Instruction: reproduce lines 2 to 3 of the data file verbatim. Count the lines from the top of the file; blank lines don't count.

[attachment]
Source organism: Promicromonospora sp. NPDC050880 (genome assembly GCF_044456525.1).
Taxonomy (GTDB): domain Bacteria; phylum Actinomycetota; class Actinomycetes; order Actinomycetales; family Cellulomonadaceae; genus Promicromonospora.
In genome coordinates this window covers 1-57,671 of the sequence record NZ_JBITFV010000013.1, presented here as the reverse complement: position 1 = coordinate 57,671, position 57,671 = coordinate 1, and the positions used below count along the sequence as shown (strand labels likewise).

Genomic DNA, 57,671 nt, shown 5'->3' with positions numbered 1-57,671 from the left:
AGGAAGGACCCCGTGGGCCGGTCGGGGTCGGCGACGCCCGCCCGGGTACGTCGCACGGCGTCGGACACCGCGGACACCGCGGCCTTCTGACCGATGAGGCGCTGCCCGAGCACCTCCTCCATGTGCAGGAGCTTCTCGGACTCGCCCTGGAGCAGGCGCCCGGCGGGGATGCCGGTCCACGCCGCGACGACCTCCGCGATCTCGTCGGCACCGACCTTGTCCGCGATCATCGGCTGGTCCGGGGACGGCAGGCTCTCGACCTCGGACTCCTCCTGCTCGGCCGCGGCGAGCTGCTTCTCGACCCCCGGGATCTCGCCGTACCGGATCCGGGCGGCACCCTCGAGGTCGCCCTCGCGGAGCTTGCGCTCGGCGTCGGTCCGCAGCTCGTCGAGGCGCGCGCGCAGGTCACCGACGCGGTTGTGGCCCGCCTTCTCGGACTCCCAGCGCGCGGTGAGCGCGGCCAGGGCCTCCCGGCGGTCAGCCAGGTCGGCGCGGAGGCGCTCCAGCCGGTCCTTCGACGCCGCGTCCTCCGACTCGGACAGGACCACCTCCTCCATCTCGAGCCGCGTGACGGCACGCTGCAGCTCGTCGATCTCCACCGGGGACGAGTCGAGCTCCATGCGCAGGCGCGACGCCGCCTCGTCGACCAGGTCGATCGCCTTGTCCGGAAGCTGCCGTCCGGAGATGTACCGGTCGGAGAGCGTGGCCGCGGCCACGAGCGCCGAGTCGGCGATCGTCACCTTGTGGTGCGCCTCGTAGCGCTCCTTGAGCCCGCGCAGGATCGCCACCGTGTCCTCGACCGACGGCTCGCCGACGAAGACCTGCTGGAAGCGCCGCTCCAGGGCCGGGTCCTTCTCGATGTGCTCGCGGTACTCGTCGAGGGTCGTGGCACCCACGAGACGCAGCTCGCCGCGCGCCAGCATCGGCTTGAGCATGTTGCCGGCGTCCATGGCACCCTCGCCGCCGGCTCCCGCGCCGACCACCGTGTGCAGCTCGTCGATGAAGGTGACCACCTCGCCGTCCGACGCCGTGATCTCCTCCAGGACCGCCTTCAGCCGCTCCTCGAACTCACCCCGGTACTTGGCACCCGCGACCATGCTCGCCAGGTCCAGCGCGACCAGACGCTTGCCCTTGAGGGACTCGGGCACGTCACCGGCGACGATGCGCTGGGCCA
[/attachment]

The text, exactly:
Taxonomy (GTDB): domain Bacteria; phylum Actinomycetota; class Actinomycetes; order Actinomycetales; family Cellulomonadaceae; genus Promicromonospora.
In genome coordinates this window covers 1-57,671 of the sequence record NZ_JBITFV010000013.1, presented here as the reverse complement: position 1 = coordinate 57,671, position 57,671 = coordinate 1, and the positions used below count along the sequence as shown (strand labels likewise).